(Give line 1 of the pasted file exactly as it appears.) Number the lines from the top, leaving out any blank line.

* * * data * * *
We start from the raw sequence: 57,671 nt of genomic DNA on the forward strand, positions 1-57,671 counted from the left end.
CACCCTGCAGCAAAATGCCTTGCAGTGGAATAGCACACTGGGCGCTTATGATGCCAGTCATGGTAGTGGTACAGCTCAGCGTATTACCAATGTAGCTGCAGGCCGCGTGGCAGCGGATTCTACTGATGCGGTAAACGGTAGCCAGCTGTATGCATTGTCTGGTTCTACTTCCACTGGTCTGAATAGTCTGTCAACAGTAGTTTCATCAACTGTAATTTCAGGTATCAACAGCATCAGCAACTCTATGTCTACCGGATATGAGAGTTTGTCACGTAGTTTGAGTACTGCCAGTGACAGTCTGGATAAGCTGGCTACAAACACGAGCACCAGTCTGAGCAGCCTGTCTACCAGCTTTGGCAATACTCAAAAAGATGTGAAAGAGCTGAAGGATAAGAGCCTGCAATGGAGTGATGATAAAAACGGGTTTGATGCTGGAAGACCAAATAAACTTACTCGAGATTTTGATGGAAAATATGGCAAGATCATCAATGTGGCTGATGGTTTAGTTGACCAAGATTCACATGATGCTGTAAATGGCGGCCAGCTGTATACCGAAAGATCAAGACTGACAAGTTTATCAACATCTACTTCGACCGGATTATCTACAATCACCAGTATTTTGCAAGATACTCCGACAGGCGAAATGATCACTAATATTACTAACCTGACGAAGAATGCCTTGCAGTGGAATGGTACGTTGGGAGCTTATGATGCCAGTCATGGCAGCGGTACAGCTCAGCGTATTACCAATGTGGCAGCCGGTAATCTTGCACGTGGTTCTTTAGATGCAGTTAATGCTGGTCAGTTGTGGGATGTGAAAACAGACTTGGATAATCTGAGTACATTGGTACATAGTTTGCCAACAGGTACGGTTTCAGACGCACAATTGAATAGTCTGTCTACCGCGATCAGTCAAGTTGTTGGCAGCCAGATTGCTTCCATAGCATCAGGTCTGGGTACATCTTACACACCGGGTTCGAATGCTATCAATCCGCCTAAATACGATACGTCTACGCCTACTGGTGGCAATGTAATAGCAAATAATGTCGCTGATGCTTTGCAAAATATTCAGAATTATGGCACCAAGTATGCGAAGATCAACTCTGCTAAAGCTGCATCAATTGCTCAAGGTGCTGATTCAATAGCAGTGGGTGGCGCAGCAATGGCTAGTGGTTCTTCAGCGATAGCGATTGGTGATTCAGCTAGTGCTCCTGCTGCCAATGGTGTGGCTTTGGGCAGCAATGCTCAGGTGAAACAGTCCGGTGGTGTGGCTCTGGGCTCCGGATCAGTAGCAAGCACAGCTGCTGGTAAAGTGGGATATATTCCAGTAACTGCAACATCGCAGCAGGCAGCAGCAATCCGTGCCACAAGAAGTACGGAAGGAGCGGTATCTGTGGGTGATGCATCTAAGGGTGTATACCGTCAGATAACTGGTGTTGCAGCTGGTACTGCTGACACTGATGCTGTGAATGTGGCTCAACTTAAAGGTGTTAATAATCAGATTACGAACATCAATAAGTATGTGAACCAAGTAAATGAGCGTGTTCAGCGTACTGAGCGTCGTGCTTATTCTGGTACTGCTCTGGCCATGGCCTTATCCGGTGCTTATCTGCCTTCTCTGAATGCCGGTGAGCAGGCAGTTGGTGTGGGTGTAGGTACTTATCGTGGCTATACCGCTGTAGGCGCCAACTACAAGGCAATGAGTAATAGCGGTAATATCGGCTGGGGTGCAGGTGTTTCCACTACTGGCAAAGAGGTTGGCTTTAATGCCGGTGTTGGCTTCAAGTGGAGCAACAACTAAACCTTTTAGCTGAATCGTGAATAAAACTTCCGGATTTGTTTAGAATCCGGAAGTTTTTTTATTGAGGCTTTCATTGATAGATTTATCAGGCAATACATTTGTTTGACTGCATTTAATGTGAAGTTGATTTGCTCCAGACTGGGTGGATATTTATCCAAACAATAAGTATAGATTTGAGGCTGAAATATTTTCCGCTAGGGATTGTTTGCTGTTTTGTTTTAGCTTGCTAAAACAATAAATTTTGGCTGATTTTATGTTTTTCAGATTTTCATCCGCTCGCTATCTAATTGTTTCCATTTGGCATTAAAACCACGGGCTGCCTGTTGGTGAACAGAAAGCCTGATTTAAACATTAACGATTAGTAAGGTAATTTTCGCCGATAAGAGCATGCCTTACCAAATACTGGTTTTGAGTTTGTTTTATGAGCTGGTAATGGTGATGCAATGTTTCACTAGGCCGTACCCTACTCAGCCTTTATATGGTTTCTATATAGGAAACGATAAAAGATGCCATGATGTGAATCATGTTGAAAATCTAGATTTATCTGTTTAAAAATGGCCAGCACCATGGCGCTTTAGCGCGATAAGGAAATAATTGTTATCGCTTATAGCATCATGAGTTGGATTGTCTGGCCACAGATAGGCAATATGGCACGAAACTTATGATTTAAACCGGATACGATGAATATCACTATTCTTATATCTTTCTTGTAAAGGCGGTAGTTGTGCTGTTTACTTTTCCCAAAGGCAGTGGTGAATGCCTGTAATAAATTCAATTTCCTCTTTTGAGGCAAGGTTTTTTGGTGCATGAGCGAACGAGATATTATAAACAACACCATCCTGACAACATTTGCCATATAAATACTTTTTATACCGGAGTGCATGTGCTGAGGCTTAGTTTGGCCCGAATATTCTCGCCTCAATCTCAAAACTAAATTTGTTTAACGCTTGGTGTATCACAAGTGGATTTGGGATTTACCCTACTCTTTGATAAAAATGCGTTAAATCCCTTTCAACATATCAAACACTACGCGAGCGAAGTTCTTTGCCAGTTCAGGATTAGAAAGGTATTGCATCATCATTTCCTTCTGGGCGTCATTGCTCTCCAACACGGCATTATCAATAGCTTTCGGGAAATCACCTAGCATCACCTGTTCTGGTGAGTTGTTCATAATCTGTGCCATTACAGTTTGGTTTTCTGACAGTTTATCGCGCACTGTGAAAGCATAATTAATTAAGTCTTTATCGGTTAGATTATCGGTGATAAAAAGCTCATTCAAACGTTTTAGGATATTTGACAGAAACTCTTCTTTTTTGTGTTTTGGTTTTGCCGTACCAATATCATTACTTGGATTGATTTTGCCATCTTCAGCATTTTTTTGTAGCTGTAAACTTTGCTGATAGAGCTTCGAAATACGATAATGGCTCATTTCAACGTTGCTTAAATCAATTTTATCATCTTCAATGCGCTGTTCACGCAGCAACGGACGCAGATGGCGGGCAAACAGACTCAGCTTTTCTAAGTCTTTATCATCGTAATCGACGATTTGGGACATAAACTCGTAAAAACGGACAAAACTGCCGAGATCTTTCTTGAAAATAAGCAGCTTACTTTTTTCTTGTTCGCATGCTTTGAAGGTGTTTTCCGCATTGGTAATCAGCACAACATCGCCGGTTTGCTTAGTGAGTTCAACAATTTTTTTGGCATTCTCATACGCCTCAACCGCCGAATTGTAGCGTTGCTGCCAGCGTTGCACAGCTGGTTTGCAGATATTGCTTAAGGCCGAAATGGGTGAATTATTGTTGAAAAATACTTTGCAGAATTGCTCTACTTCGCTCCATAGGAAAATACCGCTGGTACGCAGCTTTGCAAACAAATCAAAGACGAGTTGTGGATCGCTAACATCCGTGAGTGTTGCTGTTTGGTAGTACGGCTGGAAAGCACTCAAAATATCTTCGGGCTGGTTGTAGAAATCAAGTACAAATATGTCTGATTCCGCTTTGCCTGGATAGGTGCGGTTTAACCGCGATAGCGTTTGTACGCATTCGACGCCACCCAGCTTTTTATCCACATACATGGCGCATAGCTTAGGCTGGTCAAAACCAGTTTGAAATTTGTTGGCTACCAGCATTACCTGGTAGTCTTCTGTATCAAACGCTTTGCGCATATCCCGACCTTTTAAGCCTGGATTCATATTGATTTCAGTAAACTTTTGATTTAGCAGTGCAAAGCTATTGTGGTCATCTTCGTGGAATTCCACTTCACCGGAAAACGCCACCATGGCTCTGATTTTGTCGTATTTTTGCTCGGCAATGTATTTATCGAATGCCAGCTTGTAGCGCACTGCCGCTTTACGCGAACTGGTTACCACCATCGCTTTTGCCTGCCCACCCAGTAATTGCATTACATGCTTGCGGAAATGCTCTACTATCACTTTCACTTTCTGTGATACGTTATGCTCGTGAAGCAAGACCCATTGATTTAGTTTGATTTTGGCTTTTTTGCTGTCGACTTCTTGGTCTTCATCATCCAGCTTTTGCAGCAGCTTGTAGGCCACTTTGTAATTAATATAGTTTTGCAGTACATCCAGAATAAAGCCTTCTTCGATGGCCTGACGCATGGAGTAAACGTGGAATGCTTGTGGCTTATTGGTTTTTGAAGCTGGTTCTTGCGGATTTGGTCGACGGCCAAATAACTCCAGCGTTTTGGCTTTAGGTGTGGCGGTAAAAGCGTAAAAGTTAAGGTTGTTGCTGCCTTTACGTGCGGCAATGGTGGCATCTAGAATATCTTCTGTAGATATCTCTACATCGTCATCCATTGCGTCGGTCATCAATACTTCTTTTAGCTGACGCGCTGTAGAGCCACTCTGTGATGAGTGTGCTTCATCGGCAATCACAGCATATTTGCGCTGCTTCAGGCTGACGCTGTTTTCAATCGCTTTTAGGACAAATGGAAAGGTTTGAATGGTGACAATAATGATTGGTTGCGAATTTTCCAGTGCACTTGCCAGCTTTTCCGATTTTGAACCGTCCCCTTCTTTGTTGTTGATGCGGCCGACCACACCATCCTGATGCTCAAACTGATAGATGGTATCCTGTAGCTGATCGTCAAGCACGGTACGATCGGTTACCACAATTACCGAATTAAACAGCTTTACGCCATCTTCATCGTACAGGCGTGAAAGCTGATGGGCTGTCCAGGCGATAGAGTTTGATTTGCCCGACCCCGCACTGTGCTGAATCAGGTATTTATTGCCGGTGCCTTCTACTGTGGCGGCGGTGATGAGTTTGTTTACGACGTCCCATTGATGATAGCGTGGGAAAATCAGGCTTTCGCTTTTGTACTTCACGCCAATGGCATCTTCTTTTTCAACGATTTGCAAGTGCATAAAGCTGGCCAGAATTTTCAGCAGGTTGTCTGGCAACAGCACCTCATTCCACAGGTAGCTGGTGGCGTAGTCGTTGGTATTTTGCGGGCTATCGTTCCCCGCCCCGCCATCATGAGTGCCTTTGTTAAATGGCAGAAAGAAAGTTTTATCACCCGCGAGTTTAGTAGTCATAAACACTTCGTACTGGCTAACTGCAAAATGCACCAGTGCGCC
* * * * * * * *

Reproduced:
We start from the raw sequence: 57,671 nt of genomic DNA on the forward strand, positions 1-57,671 counted from the left end.